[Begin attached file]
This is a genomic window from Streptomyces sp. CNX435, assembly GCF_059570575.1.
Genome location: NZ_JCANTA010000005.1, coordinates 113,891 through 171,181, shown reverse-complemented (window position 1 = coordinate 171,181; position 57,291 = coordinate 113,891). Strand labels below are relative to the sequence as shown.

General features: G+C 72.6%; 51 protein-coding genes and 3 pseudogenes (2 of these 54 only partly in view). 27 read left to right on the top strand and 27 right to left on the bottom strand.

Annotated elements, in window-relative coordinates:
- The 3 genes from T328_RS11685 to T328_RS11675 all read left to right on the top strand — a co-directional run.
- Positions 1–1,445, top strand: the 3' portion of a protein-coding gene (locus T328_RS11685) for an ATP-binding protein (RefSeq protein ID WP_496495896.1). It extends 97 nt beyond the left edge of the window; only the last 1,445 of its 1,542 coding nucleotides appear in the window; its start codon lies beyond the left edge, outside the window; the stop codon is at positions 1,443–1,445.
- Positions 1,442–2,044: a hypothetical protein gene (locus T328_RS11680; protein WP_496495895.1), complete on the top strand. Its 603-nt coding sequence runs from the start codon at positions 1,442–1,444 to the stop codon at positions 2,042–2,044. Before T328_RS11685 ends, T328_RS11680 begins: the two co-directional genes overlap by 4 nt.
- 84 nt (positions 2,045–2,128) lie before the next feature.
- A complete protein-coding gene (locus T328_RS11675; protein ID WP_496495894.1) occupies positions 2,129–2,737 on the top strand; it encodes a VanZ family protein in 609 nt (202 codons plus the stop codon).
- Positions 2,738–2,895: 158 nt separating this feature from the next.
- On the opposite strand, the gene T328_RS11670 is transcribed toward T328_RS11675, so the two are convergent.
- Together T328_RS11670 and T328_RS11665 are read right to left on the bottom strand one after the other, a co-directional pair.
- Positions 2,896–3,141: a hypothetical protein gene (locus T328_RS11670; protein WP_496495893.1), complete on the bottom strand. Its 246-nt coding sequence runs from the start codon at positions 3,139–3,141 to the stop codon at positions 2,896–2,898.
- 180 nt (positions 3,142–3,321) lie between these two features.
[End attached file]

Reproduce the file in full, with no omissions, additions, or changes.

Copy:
This is a genomic window from Streptomyces sp. CNX435, assembly GCF_059570575.1.
Genome location: NZ_JCANTA010000005.1, coordinates 113,891 through 171,181, shown reverse-complemented (window position 1 = coordinate 171,181; position 57,291 = coordinate 113,891). Strand labels below are relative to the sequence as shown.

General features: G+C 72.6%; 51 protein-coding genes and 3 pseudogenes (2 of these 54 only partly in view). 27 read left to right on the top strand and 27 right to left on the bottom strand.

Annotated elements, in window-relative coordinates:
- The 3 genes from T328_RS11685 to T328_RS11675 all read left to right on the top strand — a co-directional run.
- Positions 1–1,445, top strand: the 3' portion of a protein-coding gene (locus T328_RS11685) for an ATP-binding protein (RefSeq protein ID WP_496495896.1). It extends 97 nt beyond the left edge of the window; only the last 1,445 of its 1,542 coding nucleotides appear in the window; its start codon lies beyond the left edge, outside the window; the stop codon is at positions 1,443–1,445.
- Positions 1,442–2,044: a hypothetical protein gene (locus T328_RS11680; protein WP_496495895.1), complete on the top strand. Its 603-nt coding sequence runs from the start codon at positions 1,442–1,444 to the stop codon at positions 2,042–2,044. Before T328_RS11685 ends, T328_RS11680 begins: the two co-directional genes overlap by 4 nt.
- 84 nt (positions 2,045–2,128) lie before the next feature.
- A complete protein-coding gene (locus T328_RS11675; protein ID WP_496495894.1) occupies positions 2,129–2,737 on the top strand; it encodes a VanZ family protein in 609 nt (202 codons plus the stop codon).
- Positions 2,738–2,895: 158 nt separating this feature from the next.
- On the opposite strand, the gene T328_RS11670 is transcribed toward T328_RS11675, so the two are convergent.
- Together T328_RS11670 and T328_RS11665 are read right to left on the bottom strand one after the other, a co-directional pair.
- Positions 2,896–3,141: a hypothetical protein gene (locus T328_RS11670; protein WP_496495893.1), complete on the bottom strand. Its 246-nt coding sequence runs from the start codon at positions 3,139–3,141 to the stop codon at positions 2,896–2,898.
- 180 nt (positions 3,142–3,321) lie between these two features.